For the first time scientists have been able to track the hordes of high-flying insects that pass across the skies of Southern England every year.
Unseen and unnoticed by humans, researchers found that 3.5 trillion bugs and butterflies annually migrate across the region.
The researchers say their mass is equivalent to 20,000 flying reindeer.
The count was made using vertical radar and insect nets mounted on balloons.
Over a 10-year period, the scientists looked at insects flying night and day, between 150 and 1200m above the ground.
While their origins weren't recorded the researchers believe that many were travelling to and from the UK from across the English Channel and the North Sea.
Although the vast majority of the insects were tiny creatures like cereal crop aphids, flies and midges, there were also larger ones including hoverflies, ladybeetles, moths and butterflies.
One of the most surprising findings was that while the smaller insects took off regardless of wind direction, all the medium and larger creatures showed a really clear pattern of seasonal movements.
"The insects are basically measuring the wind direction and deciding whether or not to fly on that particular day or night," said Dr Jason Chapman, from the University of Exeter, the paper's co-author.
"It signifies that the insects have a compass mechanism in order to know which is north and south, but they also have the capability to then fly up high into the sky and assess the direction of the wind and relate it to the compass direction and make a decision on whether to fly or not - that's a quite complex set of things and many, many species are doing this."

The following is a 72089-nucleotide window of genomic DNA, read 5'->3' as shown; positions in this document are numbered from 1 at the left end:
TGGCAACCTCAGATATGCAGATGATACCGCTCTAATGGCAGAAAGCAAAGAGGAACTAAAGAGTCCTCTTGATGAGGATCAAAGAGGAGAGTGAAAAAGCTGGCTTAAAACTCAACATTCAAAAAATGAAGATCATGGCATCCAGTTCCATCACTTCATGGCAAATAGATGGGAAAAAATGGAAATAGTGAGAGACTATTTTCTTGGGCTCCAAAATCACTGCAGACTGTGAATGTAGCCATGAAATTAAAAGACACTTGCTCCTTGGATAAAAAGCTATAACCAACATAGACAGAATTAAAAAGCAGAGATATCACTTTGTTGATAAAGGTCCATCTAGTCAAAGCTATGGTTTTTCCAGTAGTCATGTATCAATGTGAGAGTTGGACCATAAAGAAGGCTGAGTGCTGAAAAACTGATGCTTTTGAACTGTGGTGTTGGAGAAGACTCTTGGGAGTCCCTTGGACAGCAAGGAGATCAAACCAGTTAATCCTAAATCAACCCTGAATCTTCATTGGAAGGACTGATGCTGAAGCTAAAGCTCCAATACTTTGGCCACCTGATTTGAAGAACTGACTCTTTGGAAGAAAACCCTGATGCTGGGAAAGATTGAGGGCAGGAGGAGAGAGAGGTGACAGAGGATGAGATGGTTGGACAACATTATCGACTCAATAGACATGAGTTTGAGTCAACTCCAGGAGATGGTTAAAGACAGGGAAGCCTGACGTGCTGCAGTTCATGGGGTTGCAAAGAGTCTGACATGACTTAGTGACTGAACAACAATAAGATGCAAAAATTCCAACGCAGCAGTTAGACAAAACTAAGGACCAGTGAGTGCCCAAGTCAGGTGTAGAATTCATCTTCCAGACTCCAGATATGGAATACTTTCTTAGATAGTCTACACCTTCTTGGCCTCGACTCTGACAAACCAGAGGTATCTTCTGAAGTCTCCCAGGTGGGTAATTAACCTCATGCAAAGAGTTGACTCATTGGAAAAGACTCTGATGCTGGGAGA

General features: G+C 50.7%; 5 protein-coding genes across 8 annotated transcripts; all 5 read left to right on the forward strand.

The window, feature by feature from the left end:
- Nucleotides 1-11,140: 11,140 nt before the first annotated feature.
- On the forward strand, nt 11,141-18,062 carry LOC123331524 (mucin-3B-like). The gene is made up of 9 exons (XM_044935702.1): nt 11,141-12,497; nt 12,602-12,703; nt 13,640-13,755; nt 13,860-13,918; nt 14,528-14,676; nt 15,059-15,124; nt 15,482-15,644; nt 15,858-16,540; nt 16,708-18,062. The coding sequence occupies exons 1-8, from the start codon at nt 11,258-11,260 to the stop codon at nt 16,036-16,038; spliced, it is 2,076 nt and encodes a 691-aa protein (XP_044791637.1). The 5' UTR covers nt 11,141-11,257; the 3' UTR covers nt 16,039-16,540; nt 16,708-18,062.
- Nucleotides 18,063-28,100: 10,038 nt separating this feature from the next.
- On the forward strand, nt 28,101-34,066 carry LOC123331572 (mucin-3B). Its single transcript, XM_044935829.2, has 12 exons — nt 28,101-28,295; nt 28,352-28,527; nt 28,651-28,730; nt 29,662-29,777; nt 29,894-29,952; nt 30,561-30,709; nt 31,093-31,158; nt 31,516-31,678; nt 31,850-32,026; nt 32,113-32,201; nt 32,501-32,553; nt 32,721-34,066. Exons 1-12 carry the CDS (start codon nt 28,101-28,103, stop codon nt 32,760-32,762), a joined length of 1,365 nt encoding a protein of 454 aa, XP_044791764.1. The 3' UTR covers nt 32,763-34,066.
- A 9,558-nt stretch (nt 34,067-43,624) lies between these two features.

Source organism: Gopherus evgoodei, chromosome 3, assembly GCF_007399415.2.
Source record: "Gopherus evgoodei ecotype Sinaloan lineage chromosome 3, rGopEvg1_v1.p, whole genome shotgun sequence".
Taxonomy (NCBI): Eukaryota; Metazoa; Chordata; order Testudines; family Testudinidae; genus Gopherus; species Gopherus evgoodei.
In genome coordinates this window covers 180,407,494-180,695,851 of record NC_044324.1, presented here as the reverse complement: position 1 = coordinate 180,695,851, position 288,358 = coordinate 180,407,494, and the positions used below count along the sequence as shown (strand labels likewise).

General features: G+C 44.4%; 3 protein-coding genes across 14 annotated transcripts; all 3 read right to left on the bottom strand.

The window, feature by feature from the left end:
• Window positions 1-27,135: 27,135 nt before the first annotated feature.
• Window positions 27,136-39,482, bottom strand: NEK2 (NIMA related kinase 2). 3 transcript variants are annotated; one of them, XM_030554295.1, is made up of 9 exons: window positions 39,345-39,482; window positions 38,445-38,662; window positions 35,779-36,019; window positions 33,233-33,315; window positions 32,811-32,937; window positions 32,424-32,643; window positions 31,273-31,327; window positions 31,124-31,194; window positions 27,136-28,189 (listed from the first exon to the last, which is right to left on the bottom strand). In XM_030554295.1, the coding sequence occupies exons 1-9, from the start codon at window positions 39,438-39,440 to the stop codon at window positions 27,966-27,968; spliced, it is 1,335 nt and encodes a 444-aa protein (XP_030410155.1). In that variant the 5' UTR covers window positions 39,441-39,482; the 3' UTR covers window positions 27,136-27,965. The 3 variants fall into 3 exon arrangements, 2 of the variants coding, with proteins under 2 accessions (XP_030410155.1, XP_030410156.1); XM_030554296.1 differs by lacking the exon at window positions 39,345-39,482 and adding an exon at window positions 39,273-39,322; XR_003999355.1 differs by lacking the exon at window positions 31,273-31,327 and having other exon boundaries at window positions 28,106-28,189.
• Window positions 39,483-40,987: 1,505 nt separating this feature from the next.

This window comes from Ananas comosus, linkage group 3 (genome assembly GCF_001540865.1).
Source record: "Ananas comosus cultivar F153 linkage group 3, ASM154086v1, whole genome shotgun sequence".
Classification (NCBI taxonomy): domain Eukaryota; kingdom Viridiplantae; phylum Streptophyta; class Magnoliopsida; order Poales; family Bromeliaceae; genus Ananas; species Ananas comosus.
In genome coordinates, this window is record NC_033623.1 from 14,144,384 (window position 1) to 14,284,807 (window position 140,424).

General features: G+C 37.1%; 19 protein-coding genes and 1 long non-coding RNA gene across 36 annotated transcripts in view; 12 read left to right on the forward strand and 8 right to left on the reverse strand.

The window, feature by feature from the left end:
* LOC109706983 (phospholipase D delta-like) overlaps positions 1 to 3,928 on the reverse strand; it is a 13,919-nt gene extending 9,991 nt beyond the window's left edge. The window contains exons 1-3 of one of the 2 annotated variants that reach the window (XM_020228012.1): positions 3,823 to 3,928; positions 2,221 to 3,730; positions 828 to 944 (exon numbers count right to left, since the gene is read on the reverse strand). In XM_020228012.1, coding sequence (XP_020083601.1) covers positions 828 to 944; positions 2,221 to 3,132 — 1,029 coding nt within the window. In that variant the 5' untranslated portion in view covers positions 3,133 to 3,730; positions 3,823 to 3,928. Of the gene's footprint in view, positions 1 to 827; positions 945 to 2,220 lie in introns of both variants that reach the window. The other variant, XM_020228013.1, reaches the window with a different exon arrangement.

The researchers found strong migrations northward in the Spring with subsequent movements south in the Autumn.
The scale of these movements essentially cancelled each other out over the period of the study.
What was also somewhat surprising were the distances covered and the speed of travel. The researchers found some insects were able to travel at 36-58 kilometres per hour, over distances of 200-300km.
The ability to study these creatures over long periods of time may be very helpful in determining the changes to the environment.
"Animal migration, especially in insects, is a very complex behaviour which takes millions of years to evolve and is very sensitive to climatic conditions," said Dr Ka S Lim, from Rothamsted Research, another author of the paper.
"Global climatic change could cause decline of many species, but equally other highly adaptable species thrive and become agricultural crop pests."
The researchers say that they have been able to estimate the mass of the creatures flying over the southern part of the UK at around 3,200 tonnes of biomass, which according to the authors is the equivalent of 20,000 flying reindeer.
"It's also nearly eight times the mass of the number of migratory songbirds that are coming out of the UK every year," said Dr Chapman,
"But yes, 20,000 reindeer is the correct figure, it's a calculation I did when I realised the date the paper was coming out!"
The study has been published in the journal Science.